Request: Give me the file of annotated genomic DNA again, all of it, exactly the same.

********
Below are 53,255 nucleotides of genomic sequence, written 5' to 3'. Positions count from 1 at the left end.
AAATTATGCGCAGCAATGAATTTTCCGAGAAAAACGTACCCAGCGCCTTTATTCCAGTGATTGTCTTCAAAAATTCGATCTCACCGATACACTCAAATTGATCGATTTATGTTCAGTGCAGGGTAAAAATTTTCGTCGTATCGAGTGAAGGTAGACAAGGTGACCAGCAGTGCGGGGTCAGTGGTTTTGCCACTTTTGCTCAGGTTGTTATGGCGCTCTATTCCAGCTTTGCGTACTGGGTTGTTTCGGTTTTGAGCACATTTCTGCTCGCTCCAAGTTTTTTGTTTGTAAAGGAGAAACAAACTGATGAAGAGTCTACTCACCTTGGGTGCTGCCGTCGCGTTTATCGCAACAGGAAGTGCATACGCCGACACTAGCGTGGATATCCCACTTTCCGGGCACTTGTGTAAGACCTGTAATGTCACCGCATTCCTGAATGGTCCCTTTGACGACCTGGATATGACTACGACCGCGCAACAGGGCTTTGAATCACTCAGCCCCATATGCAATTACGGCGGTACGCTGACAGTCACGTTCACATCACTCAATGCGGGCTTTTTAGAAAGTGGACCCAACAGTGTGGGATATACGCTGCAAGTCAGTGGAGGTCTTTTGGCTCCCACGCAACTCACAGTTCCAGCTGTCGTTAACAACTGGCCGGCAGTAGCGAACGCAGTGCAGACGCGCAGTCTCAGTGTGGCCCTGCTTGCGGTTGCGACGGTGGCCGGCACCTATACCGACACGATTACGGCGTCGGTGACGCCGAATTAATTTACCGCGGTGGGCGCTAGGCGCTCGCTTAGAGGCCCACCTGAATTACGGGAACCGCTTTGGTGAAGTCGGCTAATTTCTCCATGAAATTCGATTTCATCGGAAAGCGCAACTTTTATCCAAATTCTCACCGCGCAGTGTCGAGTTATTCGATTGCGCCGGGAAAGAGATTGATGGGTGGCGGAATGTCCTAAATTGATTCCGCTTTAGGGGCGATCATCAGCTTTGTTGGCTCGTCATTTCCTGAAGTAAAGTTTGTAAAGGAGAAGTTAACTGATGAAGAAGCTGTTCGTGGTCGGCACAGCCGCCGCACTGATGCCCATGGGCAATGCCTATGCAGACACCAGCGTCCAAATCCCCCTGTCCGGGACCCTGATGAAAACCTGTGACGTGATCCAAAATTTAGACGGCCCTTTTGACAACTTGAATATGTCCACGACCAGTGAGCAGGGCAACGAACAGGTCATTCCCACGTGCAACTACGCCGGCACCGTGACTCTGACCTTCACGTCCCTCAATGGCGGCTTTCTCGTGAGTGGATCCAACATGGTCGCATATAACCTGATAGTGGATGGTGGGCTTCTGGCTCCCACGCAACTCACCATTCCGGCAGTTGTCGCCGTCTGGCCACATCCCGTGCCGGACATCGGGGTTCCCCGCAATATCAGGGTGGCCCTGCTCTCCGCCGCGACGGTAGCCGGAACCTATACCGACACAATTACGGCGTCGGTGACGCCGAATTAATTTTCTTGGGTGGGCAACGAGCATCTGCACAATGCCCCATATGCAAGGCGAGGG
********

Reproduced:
Below are 53,255 nucleotides of genomic sequence, written 5' to 3'. Positions count from 1 at the left end.
AAATTATGCGCAGCAATGAATTTTCCGAGAAAAACGTACCCAGCGCCTTTATTCCAGTGATTGTCTTCAAAAATTCGATCTCACCGATACACTCAAATTGATCGATTTATGTTCAGTGCAGGGTAAAAATTTTCGTCGTATCGAGTGAAGGTAGACAAGGTGACCAGCAGTGCGGGGTCAGTGGTTTTGCCACTTTTGCTCAGGTTGTTATGGCGCTCTATTCCAGCTTTGCGTACTGGGTTGTTTCGGTTTTGAGCACATTTCTGCTCGCTCCAAGTTTTTTGTTTGTAAAGGAGAAACAAACTGATGAAGAGTCTACTCACCTTGGGTGCTGCCGTCGCGTTTATCGCAACAGGAAGTGCATACGCCGACACTAGCGTGGATATCCCACTTTCCGGGCACTTGTGTAAGACCTGTAATGTCACCGCATTCCTGAATGGTCCCTTTGACGACCTGGATATGACTACGACCGCGCAACAGGGCTTTGAATCACTCAGCCCCATATGCAATTACGGCGGTACGCTGACAGTCACGTTCACATCACTCAATGCGGGCTTTTTAGAAAGTGGACCCAACAGTGTGGGATATACGCTGCAAGTCAGTGGAGGTCTTTTGGCTCCCACGCAACTCACAGTTCCAGCTGTCGTTAACAACTGGCCGGCAGTAGCGAACGCAGTGCAGACGCGCAGTCTCAGTGTGGCCCTGCTTGCGGTTGCGACGGTGGCCGGCACCTATACCGACACGATTACGGCGTCGGTGACGCCGAATTAATTTACCGCGGTGGGCGCTAGGCGCTCGCTTAGAGGCCCACCTGAATTACGGGAACCGCTTTGGTGAAGTCGGCTAATTTCTCCATGAAATTCGATTTCATCGGAAAGCGCAACTTTTATCCAAATTCTCACCGCGCAGTGTCGAGTTATTCGATTGCGCCGGGAAAGAGATTGATGGGTGGCGGAATGTCCTAAATTGATTCCGCTTTAGGGGCGATCATCAGCTTTGTTGGCTCGTCATTTCCTGAAGTAAAGTTTGTAAAGGAGAAGTTAACTGATGAAGAAGCTGTTCGTGGTCGGCACAGCCGCCGCACTGATGCCCATGGGCAATGCCTATGCAGACACCAGCGTCCAAATCCCCCTGTCCGGGACCCTGATGAAAACCTGTGACGTGATCCAAAATTTAGACGGCCCTTTTGACAACTTGAATATGTCCACGACCAGTGAGCAGGGCAACGAACAGGTCATTCCCACGTGCAACTACGCCGGCACCGTGACTCTGACCTTCACGTCCCTCAATGGCGGCTTTCTCGTGAGTGGATCCAACATGGTCGCATATAACCTGATAGTGGATGGTGGGCTTCTGGCTCCCACGCAACTCACCATTCCGGCAGTTGTCGCCGTCTGGCCACATCCCGTGCCGGACATCGGGGTTCCCCGCAATATCAGGGTGGCCCTGCTCTCCGCCGCGACGGTAGCCGGAACCTATACCGACACAATTACGGCGTCGGTGACGCCGAATTAATTTTCTTGGGTGGGCAACGAGCATCTGCACAATGCCCCATATGCAAGGCGAGGG